I am referring to the movement known as Arab socialism, a political ideology that combined Pan-Arabism and socialism. The term "Arab socialism" was coined by the Syrian Christian Michel Aflaq, the principal founder of Ba'athism and the Arab Ba'ath Party, in order to distinguish his version of socialist ideology from the international socialist movement.
Socialism was a major component of Ba'athist thought, and it featured in the party's slogan of "Unity, liberty, socialism/” However by using the term Arab socialism Aflaq did not mean socialism as the term is normally employed in the West; his version equated socialism with Arab nationalism.
The socialism envisaged in the party's constitution of 1947 and in later writings up to the establishment of the United Arab Republic, is moderate and shows little formal impress of Marxism.
In 1950 Aflaq defined socialism as "not an aim in itself, but rather a necessary means to guarantee society the highest standard of production with the farthest limit of cooperation and solidarity among the citizens ... Arab society ... needs a social order with deeper foundations, wider horizons, and more forceful realization than moderate British socialism."
The cardinal difference between Arab socialism and communism was, according to Aflaq and Ba'athist thinkers in general, the central role allocated to nationalism.
In other words, the movement sought to give Arabs a sense of unity and pride without basing these things on religion.
If Arab socialism was a good thing, as I think it was, what happened to it? For one thing, it came to be identified with the leadership of Gamal Albdel Nasser in Egypt, and over time he let the country run down. Saddam Hussein's expropriation of it also tarnished the movement Then there was the opposition of the United States and the Western powers, who mistakenly saw the movement as in league with the Soviet Union.

Monday, September 07, 2015

Following the law

Apparently the Kentucky judge who sentenced Kim Davis to do jail time for refusing to issue marriage licenses  is not entirely sympathetic to same-sex marriage. Nonetheless, he has faithfully adhered to one of the cornerstone principles of our law: "Dura lex sed lex." (The law may be harsh but it is the law.) This principle goes back at least as far as the legal theorist Burchard a thousand years ago, and possibly even earlier to Socrates.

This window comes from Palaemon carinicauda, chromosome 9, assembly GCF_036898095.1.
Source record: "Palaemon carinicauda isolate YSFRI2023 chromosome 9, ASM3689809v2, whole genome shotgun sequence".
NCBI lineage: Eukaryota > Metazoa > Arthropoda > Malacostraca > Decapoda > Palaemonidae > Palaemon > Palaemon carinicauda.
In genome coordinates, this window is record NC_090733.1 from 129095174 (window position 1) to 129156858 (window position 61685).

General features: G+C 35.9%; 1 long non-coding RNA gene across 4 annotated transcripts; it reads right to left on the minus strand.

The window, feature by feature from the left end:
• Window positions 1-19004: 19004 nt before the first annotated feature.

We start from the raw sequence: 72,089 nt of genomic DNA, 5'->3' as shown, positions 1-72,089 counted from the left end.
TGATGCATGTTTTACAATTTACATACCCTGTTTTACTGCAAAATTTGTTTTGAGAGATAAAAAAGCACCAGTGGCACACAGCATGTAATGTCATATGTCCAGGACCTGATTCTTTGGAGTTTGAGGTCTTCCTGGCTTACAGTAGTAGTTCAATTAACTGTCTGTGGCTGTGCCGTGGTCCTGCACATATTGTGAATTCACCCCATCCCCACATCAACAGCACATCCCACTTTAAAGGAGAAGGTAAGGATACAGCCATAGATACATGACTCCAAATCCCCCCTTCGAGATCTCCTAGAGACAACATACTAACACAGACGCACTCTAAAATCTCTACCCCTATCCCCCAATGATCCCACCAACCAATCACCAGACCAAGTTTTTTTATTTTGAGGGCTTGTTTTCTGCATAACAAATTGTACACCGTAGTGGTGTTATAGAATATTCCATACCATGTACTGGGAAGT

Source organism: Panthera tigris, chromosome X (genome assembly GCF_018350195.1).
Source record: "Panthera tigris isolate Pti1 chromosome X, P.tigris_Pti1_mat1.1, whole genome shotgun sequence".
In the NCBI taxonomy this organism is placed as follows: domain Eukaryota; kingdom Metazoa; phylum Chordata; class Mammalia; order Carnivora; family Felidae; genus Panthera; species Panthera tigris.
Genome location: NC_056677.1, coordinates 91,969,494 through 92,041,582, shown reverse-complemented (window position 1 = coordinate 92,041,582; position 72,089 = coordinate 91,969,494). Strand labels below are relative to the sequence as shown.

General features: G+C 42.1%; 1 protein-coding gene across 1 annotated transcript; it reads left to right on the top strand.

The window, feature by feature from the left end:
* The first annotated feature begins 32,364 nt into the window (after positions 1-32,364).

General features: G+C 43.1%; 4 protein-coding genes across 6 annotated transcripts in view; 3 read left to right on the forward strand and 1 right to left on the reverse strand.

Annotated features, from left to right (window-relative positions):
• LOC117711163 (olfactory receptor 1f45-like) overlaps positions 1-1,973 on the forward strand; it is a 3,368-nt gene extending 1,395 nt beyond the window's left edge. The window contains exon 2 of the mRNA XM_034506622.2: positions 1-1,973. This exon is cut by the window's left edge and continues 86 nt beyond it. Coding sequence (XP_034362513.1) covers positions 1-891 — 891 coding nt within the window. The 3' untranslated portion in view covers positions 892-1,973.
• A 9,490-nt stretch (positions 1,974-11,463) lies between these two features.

When I made this observation on Facebook a few days ago, a friend commented as follows:  
"Antigone had a different idea.  Also Thoreau.  Also Gandhi.  Also Martin Luther King."

In fact, examples noted constitute a weighty challenge. First, I offer a general comment; then in the following paragraph I address the question of Sophocles' Antigone, the first major landmark in the tradition of resistance. In my view the precept Dura Lex Sed Lex makes no special claim for the morality of the existing body of laws. It simply asserts that this is the way things work. It may well be that we should oppose some particular law as unjust, even though pro tem it remains in force. Or the comment could be more general (the Latin is ambiguous): law is a body of constraints that is inimical to the flourishing of free spirits, but that is the price we pay for affirming the principle of the rule of law.

  • In Sophocles' play, Creon, the ruler of Thebes, was justified in issuing the edict which deprived funeral rites to Polyneices, who had led a foreign army to lay siege to his own city. Creon, as head of the state, viewed exemplary punishment as appropriate. For her part, Antigone, the sister of the deceased rebel. had a right to assert that in defying Creon's edict she was loyal to an unwritten law which had a higher sanction. "The unwritten and unfailing laws of the gods" must override Creon's pronouncement, which is merely the utterance of a human ruler. The laws of Antigone "live forever, were not born today or yesterday, and no-one knows whence they sprang." As Victor Ehrenberg remarks: "[t]hese famous words, full of emotion and belief, clearly indicate something that is essential, fundamental and universal." Perhaps so. But since the laws Antigone appeals to are unwritten, how can we know that her citation is correct and her interpretation is valid? Based on Mesopotamian examples, and compilations of their own, the Greeks were perfectly familiar with written law, where the text is written down and may be consulted. Not here. Although she appeals to the priests and to immemorial tradition, at base Antigone is simply saying "trust me." Later, under the Stoics and others, the Greeks sought to elaborate something approximating international law. Yet even today this concept of an overarching law that can supersede the laws of nations remains controversial.